As a wise strategy for assessing the canonical new novels from Latin America, the coupling of ambiguity and gender enables Payne and Fitz to discuss how borders--literary, generic, and cultural--are maintained, challenged, or crossed. Their conclusions illuminate the contributions of the new novel in terms of experimental structures and narrative techniques as well as the significant roles of voice, theme, and language. Using Jungian theory and a poststructural optic, the authors also demonstrate how the Latin American new novel faces such universal subjects as myth, time, truth, and reality. Perhaps the most original aspect of their study lies in its analysis of Brazil's strong female tradition. Here, issues such as alternative visions, contrasexuality, self-consciousness, and ontological speculation gain new meaning for the future of the novel in Latin America.

With its comparative approach and its many bilingual quotations, Ambiguity and Gender in the New Novel of Brazil and Spanish America offers an engaging picture of the marked differences between the literary traditions of Portuguese-speaking and Spanish-speaking America and, thus, new insights into the distinctive mindsets of these linguistic cultures.

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Ambitious Rebels

Remaking Honor, Law, and Liberalism in Venezuela, 1780-1850

Reuben Zahler

Murder, street brawls, marital squabbles, infidelity, official corruption, public insults, and rebellion are just a few of the social layers Reuben Zahler investigates as he studies the dramatic shifts in Venezuela as it transformed from a Spanish colony to a modern republic. His book Ambitious Rebels illuminates the enormous changes in honor, law, and political culture that occurred and how ordinary men and women promoted or rejected those changes.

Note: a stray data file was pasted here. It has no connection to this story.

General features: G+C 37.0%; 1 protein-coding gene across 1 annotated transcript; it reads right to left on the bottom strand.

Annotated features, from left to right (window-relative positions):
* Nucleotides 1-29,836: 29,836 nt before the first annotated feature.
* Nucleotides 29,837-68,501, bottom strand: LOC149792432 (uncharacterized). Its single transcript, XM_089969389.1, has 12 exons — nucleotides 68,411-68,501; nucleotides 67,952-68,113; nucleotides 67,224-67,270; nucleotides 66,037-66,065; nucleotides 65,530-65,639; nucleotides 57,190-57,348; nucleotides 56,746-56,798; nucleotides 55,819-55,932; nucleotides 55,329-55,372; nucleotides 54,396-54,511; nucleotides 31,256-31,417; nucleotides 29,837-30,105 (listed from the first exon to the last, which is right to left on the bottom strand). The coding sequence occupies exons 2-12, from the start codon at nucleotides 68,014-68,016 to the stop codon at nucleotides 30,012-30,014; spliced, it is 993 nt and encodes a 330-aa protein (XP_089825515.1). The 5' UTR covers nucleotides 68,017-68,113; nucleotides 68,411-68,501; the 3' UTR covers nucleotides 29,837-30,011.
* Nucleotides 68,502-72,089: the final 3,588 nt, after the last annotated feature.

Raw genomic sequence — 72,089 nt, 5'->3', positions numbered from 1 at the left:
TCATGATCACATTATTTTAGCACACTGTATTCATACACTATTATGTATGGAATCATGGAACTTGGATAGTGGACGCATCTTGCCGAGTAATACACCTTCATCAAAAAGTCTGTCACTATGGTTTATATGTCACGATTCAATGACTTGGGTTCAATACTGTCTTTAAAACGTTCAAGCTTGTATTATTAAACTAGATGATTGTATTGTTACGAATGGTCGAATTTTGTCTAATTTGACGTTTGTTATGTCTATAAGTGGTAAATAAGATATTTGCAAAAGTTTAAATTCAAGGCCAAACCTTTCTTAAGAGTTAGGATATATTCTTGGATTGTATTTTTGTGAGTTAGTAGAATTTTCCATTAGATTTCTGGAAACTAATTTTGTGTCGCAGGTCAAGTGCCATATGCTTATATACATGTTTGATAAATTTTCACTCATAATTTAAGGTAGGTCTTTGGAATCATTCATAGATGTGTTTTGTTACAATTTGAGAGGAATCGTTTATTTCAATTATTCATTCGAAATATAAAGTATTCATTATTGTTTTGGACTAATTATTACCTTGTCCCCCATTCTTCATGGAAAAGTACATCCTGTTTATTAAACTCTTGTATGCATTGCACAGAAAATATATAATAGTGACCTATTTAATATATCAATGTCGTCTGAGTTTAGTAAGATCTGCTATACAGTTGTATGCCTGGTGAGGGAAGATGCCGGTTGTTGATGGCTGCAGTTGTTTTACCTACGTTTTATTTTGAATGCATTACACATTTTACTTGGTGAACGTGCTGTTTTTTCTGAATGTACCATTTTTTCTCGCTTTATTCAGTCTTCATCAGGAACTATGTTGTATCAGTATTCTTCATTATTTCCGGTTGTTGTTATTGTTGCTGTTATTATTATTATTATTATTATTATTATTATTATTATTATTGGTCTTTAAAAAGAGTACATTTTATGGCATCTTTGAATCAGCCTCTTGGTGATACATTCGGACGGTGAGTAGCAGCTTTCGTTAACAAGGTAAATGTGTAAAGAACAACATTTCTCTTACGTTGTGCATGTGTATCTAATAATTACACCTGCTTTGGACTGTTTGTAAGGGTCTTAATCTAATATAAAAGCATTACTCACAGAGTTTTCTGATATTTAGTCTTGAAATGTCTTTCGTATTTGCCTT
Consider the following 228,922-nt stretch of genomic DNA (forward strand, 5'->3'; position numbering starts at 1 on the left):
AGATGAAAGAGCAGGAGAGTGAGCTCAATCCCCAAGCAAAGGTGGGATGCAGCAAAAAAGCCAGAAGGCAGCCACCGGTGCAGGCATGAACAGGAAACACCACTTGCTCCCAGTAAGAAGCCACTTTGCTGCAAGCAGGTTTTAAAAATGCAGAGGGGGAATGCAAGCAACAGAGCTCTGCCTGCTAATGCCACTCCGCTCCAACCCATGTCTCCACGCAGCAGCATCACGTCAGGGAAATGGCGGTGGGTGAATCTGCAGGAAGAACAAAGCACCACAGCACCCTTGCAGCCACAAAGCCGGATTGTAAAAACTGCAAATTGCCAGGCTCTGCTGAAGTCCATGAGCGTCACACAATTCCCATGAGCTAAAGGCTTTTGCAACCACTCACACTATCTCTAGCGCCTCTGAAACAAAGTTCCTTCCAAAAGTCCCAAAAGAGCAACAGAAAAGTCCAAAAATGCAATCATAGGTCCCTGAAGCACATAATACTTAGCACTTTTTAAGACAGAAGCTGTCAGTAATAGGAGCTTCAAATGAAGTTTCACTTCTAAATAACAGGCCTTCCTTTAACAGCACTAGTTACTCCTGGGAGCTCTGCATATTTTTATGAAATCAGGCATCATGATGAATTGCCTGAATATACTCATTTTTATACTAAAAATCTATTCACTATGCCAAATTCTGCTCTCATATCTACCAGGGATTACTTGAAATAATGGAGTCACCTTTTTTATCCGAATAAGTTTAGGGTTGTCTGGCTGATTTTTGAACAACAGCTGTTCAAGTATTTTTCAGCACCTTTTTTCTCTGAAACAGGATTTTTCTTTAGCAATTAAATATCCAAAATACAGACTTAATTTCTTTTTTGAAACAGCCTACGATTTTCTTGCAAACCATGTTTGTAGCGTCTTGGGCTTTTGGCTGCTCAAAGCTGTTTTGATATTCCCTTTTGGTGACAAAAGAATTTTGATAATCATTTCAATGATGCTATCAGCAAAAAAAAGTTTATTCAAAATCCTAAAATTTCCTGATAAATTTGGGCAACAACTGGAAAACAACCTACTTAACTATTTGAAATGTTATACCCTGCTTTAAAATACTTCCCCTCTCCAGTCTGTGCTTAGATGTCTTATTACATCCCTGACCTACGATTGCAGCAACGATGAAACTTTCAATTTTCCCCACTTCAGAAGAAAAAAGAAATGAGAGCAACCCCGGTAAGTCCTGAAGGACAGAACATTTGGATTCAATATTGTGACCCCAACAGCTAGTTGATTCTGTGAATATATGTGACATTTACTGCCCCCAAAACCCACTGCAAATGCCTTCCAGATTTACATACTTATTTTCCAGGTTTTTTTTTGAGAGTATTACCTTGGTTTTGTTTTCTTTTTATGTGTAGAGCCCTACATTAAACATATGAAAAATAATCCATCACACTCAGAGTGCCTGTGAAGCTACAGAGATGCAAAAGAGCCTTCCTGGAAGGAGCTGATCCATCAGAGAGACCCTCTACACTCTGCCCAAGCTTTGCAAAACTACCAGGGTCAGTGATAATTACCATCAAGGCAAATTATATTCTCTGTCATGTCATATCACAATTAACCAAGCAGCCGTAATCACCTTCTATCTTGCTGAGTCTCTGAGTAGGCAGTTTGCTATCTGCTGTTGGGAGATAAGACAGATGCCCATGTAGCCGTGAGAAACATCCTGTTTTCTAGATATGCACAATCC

In a highly engaging style, Zahler examines gender and class against the backdrop of Venezuelan institutions and culture during the late colonial period through post-independence (known as the “middle period”). His fine-grained analysis shows that liberal ideals permeated the elite and popular classes to a substantial degree while Venezuelan institutions enjoyed impressive levels of success. Showing remarkable ambition, Venezuela’s leaders aspired to transform a colony that adhered to the king, the church, and tradition into a liberal republic with minimal state intervention, a capitalistic economy, freedom of expression and religion, and an elected, representative government.